• Build credibility and influence – thought leadership helps establish your business as a credible source of information, meaning others will take notice of what you say
  • PR opportunities – as a thought leader, you’re more likely to be approached for comment for news stories and other kinds of journalism, giving you the potential for some great PR coverage
  • Networking opportunities – thought leaders get asked to speak at events, which is a great way to get noticed. Whether it’s a business breakfast or a full-blown online conference, being a thought leader brings unrivalled networking opportunities. That means the chance to mingle with potential new customers as well as building existing client relationships
  • Attract the best talent – talented individuals are always on the lookout for the latest insights into their industry, as well as the best places to work; as a thought leader, you’ll get noticed by the brightest minds, who might even want to come and work for you

The thought leadership approach works particularly well in a B2B environment, and is perhaps better suited to some industries than others. Industries that change rapidly, such as digital marketing, are particularly ripe ground for aspiring thought leaders, as people within these industries look to informed individuals to offer insights into – and therefore preparation for – the way the industry is heading (hence the success of people like Neil Patel, who we saw earlier).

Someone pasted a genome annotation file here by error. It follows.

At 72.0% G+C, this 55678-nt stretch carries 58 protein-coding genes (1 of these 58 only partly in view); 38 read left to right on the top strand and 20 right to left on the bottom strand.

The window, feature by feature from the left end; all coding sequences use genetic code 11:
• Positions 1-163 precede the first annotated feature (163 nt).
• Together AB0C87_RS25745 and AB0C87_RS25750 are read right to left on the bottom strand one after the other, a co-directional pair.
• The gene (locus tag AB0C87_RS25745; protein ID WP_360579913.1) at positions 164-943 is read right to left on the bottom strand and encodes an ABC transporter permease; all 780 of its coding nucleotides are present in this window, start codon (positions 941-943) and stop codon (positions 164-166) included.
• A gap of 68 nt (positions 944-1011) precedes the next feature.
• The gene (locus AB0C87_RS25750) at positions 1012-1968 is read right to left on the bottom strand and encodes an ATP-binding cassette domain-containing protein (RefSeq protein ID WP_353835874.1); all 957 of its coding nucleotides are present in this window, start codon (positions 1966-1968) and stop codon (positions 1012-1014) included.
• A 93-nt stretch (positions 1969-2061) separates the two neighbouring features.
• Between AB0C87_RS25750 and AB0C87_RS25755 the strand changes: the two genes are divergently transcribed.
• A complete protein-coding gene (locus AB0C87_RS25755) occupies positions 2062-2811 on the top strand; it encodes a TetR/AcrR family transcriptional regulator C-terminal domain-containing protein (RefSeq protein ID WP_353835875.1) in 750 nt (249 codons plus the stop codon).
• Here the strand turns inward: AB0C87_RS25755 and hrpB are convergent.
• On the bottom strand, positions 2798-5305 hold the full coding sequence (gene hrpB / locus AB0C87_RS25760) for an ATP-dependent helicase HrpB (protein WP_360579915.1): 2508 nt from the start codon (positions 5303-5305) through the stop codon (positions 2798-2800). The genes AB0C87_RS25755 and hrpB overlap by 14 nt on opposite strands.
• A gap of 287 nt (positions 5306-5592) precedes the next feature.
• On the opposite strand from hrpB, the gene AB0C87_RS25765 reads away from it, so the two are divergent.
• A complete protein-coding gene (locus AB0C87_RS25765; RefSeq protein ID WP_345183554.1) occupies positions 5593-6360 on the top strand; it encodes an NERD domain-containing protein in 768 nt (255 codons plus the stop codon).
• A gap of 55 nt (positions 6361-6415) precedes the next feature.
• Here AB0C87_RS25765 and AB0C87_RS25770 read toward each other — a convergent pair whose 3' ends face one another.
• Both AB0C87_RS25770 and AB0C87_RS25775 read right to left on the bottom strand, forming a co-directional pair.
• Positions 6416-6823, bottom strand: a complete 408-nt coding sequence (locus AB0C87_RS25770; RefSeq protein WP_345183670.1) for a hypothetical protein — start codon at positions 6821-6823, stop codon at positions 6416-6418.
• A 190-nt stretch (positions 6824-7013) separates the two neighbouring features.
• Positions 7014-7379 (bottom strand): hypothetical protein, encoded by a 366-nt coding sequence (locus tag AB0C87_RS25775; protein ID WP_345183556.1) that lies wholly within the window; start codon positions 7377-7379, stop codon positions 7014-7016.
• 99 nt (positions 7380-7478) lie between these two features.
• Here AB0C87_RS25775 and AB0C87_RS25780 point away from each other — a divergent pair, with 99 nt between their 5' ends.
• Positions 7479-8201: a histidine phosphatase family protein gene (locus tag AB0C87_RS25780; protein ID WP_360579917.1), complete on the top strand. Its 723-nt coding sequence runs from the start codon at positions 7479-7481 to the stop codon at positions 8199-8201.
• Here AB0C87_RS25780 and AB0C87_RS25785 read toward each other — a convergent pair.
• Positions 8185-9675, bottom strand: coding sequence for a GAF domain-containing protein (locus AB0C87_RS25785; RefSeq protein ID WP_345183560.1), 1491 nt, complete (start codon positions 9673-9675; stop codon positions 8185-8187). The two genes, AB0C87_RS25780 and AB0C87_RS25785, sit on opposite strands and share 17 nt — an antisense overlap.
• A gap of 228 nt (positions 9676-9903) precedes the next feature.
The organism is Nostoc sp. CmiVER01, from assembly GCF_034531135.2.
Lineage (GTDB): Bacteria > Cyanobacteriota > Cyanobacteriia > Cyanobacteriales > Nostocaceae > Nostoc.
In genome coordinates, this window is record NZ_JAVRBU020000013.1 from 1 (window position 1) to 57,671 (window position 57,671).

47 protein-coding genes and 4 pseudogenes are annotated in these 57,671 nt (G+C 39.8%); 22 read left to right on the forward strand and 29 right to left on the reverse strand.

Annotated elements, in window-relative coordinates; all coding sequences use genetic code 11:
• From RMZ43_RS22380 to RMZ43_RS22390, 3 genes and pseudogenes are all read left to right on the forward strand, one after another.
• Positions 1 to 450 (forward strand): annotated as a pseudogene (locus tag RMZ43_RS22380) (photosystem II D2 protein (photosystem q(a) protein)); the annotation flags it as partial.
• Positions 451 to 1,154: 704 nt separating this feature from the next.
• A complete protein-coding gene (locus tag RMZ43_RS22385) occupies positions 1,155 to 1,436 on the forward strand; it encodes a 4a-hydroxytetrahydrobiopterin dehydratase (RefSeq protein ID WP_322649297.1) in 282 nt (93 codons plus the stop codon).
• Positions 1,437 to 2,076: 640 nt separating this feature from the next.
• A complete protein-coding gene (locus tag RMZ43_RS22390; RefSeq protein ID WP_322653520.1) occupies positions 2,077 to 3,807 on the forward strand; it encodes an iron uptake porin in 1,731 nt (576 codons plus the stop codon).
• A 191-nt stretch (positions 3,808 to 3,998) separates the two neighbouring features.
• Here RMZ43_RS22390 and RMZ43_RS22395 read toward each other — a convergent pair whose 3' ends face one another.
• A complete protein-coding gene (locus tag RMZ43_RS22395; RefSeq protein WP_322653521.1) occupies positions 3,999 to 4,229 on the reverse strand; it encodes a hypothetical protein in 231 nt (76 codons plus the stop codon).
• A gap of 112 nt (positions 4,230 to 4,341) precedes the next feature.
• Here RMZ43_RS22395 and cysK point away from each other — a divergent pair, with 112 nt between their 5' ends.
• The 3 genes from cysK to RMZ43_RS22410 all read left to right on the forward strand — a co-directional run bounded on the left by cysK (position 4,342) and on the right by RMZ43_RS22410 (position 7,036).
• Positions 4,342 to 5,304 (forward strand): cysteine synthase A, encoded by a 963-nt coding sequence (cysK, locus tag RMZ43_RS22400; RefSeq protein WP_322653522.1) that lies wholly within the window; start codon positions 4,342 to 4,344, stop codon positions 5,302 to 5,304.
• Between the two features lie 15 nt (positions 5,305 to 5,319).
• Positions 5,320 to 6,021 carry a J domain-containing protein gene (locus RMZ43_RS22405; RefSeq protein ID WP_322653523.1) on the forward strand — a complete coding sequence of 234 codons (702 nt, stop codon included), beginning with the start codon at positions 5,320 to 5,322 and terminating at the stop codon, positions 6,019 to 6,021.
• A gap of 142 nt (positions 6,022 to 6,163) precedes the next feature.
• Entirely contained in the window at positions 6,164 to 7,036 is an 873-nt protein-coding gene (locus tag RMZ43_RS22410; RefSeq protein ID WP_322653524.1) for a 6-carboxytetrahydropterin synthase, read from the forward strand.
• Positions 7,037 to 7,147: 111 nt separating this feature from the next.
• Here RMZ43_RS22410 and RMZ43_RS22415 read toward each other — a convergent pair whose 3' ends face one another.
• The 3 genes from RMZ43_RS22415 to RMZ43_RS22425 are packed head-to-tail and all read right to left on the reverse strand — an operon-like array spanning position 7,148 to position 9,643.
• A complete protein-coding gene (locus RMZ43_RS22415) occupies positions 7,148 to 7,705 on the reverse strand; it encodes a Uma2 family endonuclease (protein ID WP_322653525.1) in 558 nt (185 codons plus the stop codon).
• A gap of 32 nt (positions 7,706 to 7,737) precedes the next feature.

That’s not to say that you can’t be a thought leader in a traditional industry or in a B2C company. If you focus on addressing your customers’ needs – answering questions or solving problems related to what your business does – you have the basis of a thought leadership strategy, like Colgate on oral health.

Thought leadership strategy: the basics

Thought leadership is a form of inbound marketing, which means, essentially, that customers come to you. To attract them, you put out great content that keeps people sharing and coming back for more, and makes them want to become customers.

Although you might assume that thought leadership is something only established companies with lots of experience can pursue, it’s actually a fantastic strategy for start-ups, too.

In the absence of years of trading to demonstrate your longevity, thought leadership can be a value proposition in itself, catapulting you into the limelight by virtue of your knowledge and powers of analysis (which you may have picked up in any number of ways – from previous jobs in the industry, for example).

It’s also worth noting that even if it’s your own company, it might not necessarily be you who takes on the thought leadership role. If your business is more than just you, it makes sense to think about who’s best equipped to take on a thought leadership role and become a figurehead for your business.

It might be that you’re a partnership and one of you is better at this kind of thing than the other. Or you might have a star employee who loves nothing more than talking about your industry.

If you’re a slightly bigger business, you could have more than one thought leader covering different aspects, such as technology or advocacy. Tapping into the enthusiasm of employees is a great strategy, as you help them build their own profiles and careers at the same time as using their knowledge and passion to raise the profile of your business.

Top tips for effective thought leadership content